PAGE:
Former University Of Miami Professor, His Wife, And His Sister Face Charges For Conspiracy And Money Laundering
Long before Facebook made it possible for college students to spread rumors to the entire world in real time, students have been making up far-fetched rumors about what kinds of criminal activities their professors might be up to when they are not in class. Perhaps when you were a student, you and your friends passed the time in a boring class by passing notes in which you invented a secret life for a professor or graduate student, where they supplemented their meager academic salaries with drug dealing, organized crime, or espionage. In fact, a former University of Miami professor is currently facing charges for financial crimes, as well as for making false statements about his connections to a foreign country. Here, our Miami white collar crimes defense lawyer explains how the professor, his wife, and his sister allegedly exported technology to Iran while attempting to keep U.S. authorities from finding out about it.
University of Miami Professor Allegedly Had a Secret Research Career in Iran
Academia and owning a family business are not mutually exclusive. In February 2013, Mohammad Faghihi was hired as an assistant professor in the Department of Psychiatry and Behavioral Sciences at the University of Miami Miller School of Medicine. One of the reasons that UM was so eager for Faghihi to join the faculty is his record of publications of his research on genetic sequencing. During the seven years he worked at UM, Faghihi’s research team applied for and received three grants from the National Institutes of Health, in 2013, 2016, and 2017.
Meanwhile, at least as early as 2016, Faghihi established a company called Express Gene; his wife Farzaneh Modarresi and his sister Faezeh Faghihi also held leadership roles at the company. Between 2016 and 2020, the company received $3.5 million in wire transfers from foreign countries, including China, Malaysia, Singapore, Turkey, and the United Arab Emirates. The company allegedly used the money to buy genetic sequencing machines, each of which costs about $200,000, and they allegedly sent these machines to Iran. There is nothing illegal about conducting business with international clients, but Faghihi failed to disclose the extent of his business activities on the conflict-of-interest forms that he submitted to the university and to the NIH; universities and government entities require researchers to disclose any potential financial conflicts of interest on their annual reports.
The Charges: Wire Fraud, Money Laundering, Making False Statements, and Conspiracy
There is also nothing illegal about a professor getting out of South Florida in the midst of the COVID-19 pandemic, especially not when in-person classes are cancelled. Faghihi traveled to Iran, returning to Miami on February 20, 2021. When customs officials asked him about his visit to Iran, he said that he did not conduct research or engage in any professional activities there. It now appears that this was not true. According to the Local 10 news website, Faghihi was the director of a laboratory called Dr. Faghihi’s Medical Genetic Center at Shiraz University of Medical Science.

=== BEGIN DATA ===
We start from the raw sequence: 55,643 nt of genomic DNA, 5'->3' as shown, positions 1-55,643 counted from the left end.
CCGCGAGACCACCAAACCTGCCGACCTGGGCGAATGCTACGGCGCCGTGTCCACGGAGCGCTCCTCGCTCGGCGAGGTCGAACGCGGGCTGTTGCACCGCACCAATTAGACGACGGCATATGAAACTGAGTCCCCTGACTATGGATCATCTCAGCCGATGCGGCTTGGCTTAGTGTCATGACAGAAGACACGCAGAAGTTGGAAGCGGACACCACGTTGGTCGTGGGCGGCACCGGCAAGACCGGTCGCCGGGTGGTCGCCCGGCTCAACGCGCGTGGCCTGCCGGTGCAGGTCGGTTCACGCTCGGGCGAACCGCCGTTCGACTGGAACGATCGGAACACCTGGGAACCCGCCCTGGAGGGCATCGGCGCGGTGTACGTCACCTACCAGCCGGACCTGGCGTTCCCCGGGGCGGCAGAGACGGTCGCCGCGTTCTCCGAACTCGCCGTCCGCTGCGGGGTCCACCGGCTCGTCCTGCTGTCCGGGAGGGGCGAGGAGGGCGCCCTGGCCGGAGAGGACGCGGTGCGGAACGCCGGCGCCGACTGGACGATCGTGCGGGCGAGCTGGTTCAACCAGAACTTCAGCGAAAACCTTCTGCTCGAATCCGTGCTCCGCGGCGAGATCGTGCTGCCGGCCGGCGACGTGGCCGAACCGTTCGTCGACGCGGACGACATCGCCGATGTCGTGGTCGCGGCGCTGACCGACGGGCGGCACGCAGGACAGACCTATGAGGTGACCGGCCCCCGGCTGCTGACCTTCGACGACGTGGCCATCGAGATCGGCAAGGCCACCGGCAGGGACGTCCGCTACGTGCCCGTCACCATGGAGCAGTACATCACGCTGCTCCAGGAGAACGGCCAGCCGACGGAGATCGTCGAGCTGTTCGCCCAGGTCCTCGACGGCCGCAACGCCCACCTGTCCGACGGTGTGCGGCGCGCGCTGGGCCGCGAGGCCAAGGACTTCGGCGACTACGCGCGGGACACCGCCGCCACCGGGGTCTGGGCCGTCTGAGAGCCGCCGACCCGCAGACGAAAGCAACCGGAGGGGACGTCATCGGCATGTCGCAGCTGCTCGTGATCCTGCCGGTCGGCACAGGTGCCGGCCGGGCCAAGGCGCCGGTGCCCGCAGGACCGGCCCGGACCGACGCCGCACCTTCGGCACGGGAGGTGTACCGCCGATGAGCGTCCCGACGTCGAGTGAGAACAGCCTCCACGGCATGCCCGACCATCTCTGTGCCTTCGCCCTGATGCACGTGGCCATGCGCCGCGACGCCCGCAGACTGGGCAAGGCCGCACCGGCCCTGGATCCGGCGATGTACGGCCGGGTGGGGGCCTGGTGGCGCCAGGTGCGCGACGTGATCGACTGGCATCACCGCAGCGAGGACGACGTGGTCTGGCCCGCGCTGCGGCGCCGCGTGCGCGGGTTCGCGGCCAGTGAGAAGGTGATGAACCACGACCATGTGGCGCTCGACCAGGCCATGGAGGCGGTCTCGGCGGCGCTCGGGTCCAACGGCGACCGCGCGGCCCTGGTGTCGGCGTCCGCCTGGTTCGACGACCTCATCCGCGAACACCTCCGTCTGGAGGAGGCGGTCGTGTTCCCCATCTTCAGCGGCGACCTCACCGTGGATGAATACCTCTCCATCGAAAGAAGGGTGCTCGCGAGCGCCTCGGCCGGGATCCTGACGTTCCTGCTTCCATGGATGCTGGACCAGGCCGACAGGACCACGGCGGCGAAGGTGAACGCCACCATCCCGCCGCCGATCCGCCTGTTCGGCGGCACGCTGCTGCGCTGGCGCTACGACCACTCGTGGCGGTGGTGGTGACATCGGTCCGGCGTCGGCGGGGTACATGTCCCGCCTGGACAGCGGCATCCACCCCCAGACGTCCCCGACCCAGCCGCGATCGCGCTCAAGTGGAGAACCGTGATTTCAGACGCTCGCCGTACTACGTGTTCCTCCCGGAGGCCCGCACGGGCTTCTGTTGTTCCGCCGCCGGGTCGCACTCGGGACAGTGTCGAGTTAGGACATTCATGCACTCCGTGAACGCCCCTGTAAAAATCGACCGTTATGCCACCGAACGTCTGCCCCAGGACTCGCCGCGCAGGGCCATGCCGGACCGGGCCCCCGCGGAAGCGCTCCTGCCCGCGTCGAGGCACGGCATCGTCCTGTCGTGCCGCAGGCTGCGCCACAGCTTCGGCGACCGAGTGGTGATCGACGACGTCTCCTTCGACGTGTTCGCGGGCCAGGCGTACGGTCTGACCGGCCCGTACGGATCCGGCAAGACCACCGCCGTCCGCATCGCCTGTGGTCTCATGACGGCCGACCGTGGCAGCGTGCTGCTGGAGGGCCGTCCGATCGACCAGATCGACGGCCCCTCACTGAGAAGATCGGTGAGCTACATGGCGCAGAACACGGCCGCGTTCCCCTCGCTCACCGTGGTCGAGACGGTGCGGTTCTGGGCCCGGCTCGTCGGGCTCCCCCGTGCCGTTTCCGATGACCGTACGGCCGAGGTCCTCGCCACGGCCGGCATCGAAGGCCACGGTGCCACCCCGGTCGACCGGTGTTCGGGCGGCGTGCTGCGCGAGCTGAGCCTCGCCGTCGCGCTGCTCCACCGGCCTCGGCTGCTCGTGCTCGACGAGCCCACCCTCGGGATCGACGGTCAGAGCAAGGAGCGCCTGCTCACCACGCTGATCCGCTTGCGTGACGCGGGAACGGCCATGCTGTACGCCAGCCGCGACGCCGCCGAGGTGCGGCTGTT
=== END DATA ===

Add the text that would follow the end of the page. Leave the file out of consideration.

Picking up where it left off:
As of September 2021, Faghihi and his wife and sister are all facing criminal charges for their efforts to send genetic sequencing machines to Iran. Faezeh Faghihi is charged with conspiracy to commit money laundering, conspiracy to commit an offense against the United States, smuggling goods into the United States, and making false statements. She is currently on home confinement with GPS monitoring. Modarresi is charged with conspiracy to commit money laundering, conspiracy to commit an offense against the United States, smuggling goods into the United States, and the unlawful export of goods to Iran.
Mohammad Faghihi is charged with conspiracy to commit money laundering, conspiracy to commit an offense against the United States, smuggling goods into the United States, unlawful export of goods to Iran, making false statements, and wire fraud. He is being held without bond, since there is a substantial risk that he will flee to Iran. He could face up to 108 months in prison if convicted of money laundering and up to 78 months in prison if found guilty of conspiracy.
Let Us Help You Today
The Internet is quick to vilify things it does not understand, including scientific research and the fact that a person can have family connections in more than one country, but all defendants in criminal cases have the right to tell their side of the story. A South Florida financial crimes defense lawyer can help you if you are facing criminal charges for conspiracy or money laundering in connection with a legal business that provides useful services. Contact Ratzan & Faccidomo in Miami for a free, confidential consultation about your case.